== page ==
Happy July 4 to everyone in the United States. Today is the last day of my PWK course. It's been intense, and in the practice labs I did better than I expected, but not as well as I'd hoped. Considering the fact that 99% of my “training” has been self-study—poring through books, websites, “text-philez”, PDFs, online courses, and (occasionally) videos on YouTube—I think I did fairly well.
I'm no longer a Novice, not quite Adept, but well along my way as an Apprentice. I'm at the point where I have more training, knowledge, and skill (in this specific skillset) than 99% of the general population… But when it comes to hacking, that doesn't really say much. Most people have no clue what a “TCP Three-Way Handshake” is, let alone what to do with an “SQLi Privilege Escalation Exploit”. But that's basic, fundamental knowledge for professionals. The real pros—the ones who could rightfully call themselves “Masters” of the craft—are doing things with technology that could be (and often are) the basis of their doctoral thesis.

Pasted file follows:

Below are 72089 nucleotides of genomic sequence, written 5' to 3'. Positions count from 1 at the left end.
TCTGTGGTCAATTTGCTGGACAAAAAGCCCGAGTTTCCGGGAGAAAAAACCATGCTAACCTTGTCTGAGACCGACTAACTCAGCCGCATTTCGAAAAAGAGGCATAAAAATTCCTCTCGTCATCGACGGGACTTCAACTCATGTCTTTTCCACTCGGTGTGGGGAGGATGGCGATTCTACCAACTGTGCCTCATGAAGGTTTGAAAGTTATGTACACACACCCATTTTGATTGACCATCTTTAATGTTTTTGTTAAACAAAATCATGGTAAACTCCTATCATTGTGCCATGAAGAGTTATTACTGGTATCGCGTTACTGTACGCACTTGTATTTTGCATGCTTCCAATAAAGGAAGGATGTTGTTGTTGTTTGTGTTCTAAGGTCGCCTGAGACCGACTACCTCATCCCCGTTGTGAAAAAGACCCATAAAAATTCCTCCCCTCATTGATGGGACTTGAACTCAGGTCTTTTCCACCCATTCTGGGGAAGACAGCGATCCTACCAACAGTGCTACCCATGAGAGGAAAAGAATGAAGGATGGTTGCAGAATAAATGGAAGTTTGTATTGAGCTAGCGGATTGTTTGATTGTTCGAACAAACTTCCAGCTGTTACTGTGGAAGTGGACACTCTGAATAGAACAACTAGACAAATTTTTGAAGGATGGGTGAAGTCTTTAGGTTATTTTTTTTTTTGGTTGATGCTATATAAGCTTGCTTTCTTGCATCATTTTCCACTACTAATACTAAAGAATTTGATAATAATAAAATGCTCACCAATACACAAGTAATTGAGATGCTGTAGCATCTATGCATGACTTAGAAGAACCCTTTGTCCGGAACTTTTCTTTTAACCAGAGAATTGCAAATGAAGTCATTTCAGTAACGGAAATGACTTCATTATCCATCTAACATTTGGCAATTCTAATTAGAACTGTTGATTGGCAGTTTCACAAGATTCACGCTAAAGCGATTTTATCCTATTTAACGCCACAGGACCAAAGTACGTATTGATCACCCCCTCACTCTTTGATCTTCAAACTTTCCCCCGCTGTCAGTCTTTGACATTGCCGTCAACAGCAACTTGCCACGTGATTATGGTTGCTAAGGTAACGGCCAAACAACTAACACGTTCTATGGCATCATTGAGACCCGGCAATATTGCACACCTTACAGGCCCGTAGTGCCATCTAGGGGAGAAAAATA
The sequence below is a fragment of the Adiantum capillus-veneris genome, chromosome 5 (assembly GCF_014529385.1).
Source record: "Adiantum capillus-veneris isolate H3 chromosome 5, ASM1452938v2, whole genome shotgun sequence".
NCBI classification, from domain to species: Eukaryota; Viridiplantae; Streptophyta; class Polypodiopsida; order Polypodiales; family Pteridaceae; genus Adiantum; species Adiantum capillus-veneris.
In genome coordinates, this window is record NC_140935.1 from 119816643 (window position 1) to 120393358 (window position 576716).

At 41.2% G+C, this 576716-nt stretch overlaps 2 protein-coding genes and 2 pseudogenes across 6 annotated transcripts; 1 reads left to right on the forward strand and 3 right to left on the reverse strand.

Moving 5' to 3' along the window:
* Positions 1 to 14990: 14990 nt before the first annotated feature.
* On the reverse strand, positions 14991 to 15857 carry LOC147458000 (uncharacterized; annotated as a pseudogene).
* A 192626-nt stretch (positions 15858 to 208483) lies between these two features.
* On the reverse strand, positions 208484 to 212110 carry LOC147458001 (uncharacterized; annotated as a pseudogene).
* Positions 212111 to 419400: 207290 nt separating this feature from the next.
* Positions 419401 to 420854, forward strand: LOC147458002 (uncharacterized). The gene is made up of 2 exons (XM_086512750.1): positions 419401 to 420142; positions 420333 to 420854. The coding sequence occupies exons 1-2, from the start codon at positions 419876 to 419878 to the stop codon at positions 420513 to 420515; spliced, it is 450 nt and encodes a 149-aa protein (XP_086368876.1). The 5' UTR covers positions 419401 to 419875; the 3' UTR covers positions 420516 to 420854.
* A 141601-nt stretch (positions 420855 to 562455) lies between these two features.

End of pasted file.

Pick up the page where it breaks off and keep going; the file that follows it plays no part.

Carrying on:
In other words, even though my PWK journey is coming to an end, my journey to Master Hackery has only just begun. I'm excited to see what I can learn next! But for now I'm focused on that looming test.
I've always been of the “hope for the best; prepare for the worst” mindset. As such, I fully expect to fail my first attempt at the OSCP. (If it were easy, it wouldn't be such a well-regarded certification.) If I fail, I'll get an extension, practice more, and try again. And again. Until I slay it. The PWK labs are the dungeon, the OSCP test is the dragon, and I'm gonna get that loot, one way or another.
But in the couple weeks prior to the OSCP, I plan to spend time practicing my buffer overflow skills, practicing in the HTB labs, and working on a few personal projects I've got waiting in the wings.
And maybe catch up on sleep. I'll need it before the test.